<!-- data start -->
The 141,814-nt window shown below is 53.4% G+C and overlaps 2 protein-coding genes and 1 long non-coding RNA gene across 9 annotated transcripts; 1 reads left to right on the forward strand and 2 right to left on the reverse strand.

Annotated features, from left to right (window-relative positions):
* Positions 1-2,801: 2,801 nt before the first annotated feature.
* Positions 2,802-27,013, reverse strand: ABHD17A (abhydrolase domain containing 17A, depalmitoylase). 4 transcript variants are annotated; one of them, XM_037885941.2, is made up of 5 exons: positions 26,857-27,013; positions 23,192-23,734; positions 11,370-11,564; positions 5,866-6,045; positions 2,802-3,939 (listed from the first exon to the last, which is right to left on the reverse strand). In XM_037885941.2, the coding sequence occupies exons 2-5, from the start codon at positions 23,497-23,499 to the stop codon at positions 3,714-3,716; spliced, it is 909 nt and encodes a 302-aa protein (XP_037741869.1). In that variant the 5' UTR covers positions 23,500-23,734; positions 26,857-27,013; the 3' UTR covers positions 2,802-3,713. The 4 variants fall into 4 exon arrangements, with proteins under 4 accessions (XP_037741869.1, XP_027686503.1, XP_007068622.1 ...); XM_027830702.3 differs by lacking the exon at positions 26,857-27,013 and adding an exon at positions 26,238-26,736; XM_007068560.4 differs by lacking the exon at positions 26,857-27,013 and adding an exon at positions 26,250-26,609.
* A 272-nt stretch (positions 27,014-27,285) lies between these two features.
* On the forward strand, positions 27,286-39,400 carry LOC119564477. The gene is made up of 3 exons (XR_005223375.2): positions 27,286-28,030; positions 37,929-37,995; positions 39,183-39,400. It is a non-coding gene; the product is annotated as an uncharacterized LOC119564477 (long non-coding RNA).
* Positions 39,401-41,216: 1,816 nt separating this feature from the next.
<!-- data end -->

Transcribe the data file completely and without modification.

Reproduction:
The 141,814-nt window shown below is 53.4% G+C and overlaps 2 protein-coding genes and 1 long non-coding RNA gene across 9 annotated transcripts; 1 reads left to right on the forward strand and 2 right to left on the reverse strand.

Annotated features, from left to right (window-relative positions):
* Positions 1-2,801: 2,801 nt before the first annotated feature.
* Positions 2,802-27,013, reverse strand: ABHD17A (abhydrolase domain containing 17A, depalmitoylase). 4 transcript variants are annotated; one of them, XM_037885941.2, is made up of 5 exons: positions 26,857-27,013; positions 23,192-23,734; positions 11,370-11,564; positions 5,866-6,045; positions 2,802-3,939 (listed from the first exon to the last, which is right to left on the reverse strand). In XM_037885941.2, the coding sequence occupies exons 2-5, from the start codon at positions 23,497-23,499 to the stop codon at positions 3,714-3,716; spliced, it is 909 nt and encodes a 302-aa protein (XP_037741869.1). In that variant the 5' UTR covers positions 23,500-23,734; positions 26,857-27,013; the 3' UTR covers positions 2,802-3,713. The 4 variants fall into 4 exon arrangements, with proteins under 4 accessions (XP_037741869.1, XP_027686503.1, XP_007068622.1 ...); XM_027830702.3 differs by lacking the exon at positions 26,857-27,013 and adding an exon at positions 26,238-26,736; XM_007068560.4 differs by lacking the exon at positions 26,857-27,013 and adding an exon at positions 26,250-26,609.
* A 272-nt stretch (positions 27,014-27,285) lies between these two features.
* On the forward strand, positions 27,286-39,400 carry LOC119564477. The gene is made up of 3 exons (XR_005223375.2): positions 27,286-28,030; positions 37,929-37,995; positions 39,183-39,400. It is a non-coding gene; the product is annotated as an uncharacterized LOC119564477 (long non-coding RNA).
* Positions 39,401-41,216: 1,816 nt separating this feature from the next.